My friends and I are sprawled out on a dorm floor, scrolling through a boy’s Instagram profile. We’ve seen him around at parties a bit, and he seems like a nice guy.
“He definitely has yellow fever,” someone confirms. “He’s said it himself.” We all laugh a little bit and continue to scroll through the photos of him holding an “I voted!” sticker and selfies at political events. And no, he doesn’t have a viral hemorrhagic disease transmitted by mosquitoes — he has a “preference” for Asian women.
Men at Rice often casually throw around the term “yellow fever,” and it’s perceived as a nonthreatening preference for East Asian women, like a proclivity for a girl’s length of hair or height. Innocuous as it might seem, it is neither an endearing, lighthearted moniker nor a compliment. The normalization of such a term ignores its inherent minimization of Asian women and contribution to a larger culture of sexual violence.
Rooted in the coerced prostitution of thousands of East Asian women for U.S. troops during World War II, the stereotype of a hypersexual and exotic monolith of svelte, obedient women rose from violence. Asian women’s supposed docility and hypersexuality means we never present opposition, and our subservience means we provide but need not be provided for. That’s not a stereotype based in fact. It’s a toxic masculinity ideal.
Wait, boys who “actually enjoy Asian culture,” don’t stop reading now. This casual fetishization is one of the reasons that 41 to 61 percent of Asian women report experiencing physical or sexual violence by an intimate partner during their lifetime — a significantly higher figure than that of any other ethnic group according to the National Network to End Domestic Violence. To fetishize Asian women is to be complicit in perpetuating historical trauma, which, in turn, contributes to higher rates of sexual assault, depression, PTSD and suicide for marginalized groups.
It is troubling how willing we are to make light of a term rooted in oppression and misogyny. “Yellow fever” is much more than just a guiltless preference based on physical appearance. It’s the uncomfortable lunchtime gossip, and listening to boys list off Asian women to friends who have a propensity to target them. It’s the exhibition of track records of serially hooking up with Asians on campus. It’s having someone casually say to me that Asians just have a “broader range of beauty.” It’s so much more than just a preference for black hair and monolids. It’s what fuels the mistrust I have for men who tell me they have dated only Asian women because I’m not sure whether they like me or the racial trope they think I should embody. The fact that a boy on campus of any race can proudly proclaim his dehumanization of Asian women and face no repercussions is indicative of a culture that is willing to excuse sexual violence.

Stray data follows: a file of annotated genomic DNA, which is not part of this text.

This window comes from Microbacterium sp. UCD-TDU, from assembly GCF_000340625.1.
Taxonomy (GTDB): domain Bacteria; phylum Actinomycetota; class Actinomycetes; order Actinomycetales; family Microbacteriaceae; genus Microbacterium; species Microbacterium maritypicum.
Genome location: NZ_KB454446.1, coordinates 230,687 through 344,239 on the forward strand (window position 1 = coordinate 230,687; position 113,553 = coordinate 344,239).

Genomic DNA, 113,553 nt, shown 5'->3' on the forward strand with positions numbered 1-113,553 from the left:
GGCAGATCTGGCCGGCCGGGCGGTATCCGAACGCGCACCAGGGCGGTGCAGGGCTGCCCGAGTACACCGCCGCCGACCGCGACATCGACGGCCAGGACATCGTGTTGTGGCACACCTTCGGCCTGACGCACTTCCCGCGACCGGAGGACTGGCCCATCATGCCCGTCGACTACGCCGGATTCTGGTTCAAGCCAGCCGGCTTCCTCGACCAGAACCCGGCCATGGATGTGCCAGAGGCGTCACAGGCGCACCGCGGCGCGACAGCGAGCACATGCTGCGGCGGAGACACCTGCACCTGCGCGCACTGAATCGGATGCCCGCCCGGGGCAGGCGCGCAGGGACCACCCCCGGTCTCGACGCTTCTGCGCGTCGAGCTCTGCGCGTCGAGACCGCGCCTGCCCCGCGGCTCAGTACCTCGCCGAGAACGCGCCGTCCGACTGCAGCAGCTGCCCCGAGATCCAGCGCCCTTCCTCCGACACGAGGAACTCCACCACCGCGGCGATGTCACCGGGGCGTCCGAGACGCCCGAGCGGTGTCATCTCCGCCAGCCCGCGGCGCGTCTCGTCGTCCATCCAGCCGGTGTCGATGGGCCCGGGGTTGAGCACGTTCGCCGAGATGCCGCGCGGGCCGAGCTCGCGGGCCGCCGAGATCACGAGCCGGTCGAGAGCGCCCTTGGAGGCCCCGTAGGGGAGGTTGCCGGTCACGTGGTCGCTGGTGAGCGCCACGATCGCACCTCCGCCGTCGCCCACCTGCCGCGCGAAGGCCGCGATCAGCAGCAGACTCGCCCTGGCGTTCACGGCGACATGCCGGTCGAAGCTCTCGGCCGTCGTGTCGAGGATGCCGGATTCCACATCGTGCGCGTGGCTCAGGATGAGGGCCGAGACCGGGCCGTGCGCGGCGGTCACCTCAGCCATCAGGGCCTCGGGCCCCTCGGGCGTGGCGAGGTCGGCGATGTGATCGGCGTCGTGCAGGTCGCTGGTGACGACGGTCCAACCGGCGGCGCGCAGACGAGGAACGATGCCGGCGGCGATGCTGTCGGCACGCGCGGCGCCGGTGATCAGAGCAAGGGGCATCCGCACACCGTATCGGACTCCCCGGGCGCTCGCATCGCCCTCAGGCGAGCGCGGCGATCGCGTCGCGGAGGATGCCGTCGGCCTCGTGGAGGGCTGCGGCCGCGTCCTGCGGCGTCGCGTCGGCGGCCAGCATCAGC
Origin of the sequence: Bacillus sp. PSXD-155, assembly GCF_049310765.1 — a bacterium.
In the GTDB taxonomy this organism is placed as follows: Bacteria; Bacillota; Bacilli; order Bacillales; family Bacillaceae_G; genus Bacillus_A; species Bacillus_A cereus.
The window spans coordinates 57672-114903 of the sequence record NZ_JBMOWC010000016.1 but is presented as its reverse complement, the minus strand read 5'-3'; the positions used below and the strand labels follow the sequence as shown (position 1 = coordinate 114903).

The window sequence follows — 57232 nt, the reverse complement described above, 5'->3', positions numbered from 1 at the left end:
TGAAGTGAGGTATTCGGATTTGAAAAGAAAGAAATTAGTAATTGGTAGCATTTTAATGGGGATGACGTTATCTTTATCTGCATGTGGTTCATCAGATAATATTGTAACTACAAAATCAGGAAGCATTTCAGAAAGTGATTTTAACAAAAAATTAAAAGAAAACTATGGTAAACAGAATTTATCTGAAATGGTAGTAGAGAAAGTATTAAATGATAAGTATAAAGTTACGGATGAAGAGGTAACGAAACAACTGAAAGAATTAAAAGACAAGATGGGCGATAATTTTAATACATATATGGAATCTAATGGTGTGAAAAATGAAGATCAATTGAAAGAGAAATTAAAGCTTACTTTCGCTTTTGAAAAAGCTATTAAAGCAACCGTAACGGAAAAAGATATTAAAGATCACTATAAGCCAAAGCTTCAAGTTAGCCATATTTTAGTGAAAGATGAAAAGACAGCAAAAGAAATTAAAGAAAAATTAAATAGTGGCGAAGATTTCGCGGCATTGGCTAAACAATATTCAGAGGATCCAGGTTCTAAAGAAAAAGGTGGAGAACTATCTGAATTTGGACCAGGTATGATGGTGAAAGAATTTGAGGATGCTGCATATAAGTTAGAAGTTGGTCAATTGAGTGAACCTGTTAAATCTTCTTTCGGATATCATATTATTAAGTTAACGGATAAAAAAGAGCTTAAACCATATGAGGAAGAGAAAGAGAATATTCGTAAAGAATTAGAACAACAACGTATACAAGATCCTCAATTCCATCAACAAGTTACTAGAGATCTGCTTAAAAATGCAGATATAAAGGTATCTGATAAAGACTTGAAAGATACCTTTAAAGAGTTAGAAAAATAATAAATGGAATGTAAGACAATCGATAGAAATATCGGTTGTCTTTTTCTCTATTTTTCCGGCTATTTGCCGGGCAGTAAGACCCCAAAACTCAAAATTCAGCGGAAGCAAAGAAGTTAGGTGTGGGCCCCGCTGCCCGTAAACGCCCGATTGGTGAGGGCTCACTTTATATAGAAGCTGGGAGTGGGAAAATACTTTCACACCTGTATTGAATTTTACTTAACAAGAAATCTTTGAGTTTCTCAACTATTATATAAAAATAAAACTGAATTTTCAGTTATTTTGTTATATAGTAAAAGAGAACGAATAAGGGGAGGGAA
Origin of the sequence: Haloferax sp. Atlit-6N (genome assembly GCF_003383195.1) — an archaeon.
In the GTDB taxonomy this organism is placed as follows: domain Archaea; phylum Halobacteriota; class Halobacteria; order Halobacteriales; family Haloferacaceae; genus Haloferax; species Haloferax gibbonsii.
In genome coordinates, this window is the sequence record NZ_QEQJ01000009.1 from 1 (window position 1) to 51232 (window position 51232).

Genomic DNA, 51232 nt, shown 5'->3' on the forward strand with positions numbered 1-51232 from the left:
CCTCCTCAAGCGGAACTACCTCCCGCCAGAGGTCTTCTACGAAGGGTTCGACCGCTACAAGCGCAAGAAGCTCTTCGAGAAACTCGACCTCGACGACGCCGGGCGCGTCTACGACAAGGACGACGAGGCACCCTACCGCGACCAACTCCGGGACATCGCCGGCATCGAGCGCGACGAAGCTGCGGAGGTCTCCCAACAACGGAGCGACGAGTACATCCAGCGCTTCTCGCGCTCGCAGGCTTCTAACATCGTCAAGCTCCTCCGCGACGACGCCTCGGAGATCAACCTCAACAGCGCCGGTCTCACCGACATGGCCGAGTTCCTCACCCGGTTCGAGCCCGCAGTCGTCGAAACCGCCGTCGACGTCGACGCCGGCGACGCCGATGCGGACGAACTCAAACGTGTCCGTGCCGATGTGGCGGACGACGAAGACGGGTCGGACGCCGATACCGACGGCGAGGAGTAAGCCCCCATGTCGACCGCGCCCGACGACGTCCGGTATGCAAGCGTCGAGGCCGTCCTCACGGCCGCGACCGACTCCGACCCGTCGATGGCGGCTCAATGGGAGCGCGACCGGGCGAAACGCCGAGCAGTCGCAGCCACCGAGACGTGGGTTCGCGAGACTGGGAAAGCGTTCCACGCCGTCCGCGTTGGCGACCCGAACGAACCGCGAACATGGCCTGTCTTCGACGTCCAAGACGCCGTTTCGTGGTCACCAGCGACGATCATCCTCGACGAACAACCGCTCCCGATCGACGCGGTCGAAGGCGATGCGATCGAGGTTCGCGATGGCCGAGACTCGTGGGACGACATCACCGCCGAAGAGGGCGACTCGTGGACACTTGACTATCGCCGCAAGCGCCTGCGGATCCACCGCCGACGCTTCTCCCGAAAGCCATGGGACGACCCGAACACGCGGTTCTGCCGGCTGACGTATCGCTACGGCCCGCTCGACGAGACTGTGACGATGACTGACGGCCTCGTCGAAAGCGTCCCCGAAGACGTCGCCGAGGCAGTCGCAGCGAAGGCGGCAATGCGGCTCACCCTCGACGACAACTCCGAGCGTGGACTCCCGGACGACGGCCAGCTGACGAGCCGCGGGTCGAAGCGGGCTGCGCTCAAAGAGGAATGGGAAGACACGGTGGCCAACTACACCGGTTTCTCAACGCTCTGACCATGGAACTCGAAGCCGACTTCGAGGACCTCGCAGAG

Throughout this semester, we’ve emphasized voting and civic engagement as conduits for change, and while there is no question that changes in policy drive social progress, that’s not enough. We show up to marches and post dozens of photos on Instagram to declare our presence; we wear shirts that tell everyone “This is What a Feminist Looks Like”; we put filters on our Facebook pictures that announce we stand with women. Yes, we should continue to show solidarity with disenfranchised groups, but it’s appalling how much praise is placed upon others for doing the bare minimum: simply declaring to the world that they agree with the notion of equality and not much else. This performative progressivism benefits solely the performer.
Are we satisfied with progress tainted by microaggressions? If not, we have to sacrifice some comfort to make larger strides toward social justice, and that includes our day-to-day humor and behavior. We shouldn’t allow terms tinged with racism and sexism — like “yellow fever” — to slide past us because they’re not issues in the limelight. We need to treat covert discrimination with the same intolerance we have for other forms of bigotry. We can’t keep normalizing phenomena that devalue minorities. Rather, we have to be cognizant of not talking for minorities and the issues that pertain to them just because we think we are engaged and educated enough to do so.
Voting does not absolve us of our own internalized misogyny and racism, particularly when the two intersect. As outspoken as we are on so many grand-scale political issues, we have to acknowledge the ways we too contribute to disparities in class, race and sex within our own little Rice community and strive to break those down with informative conversations and behavioral adjustments. Let’s start with “yellow fever.”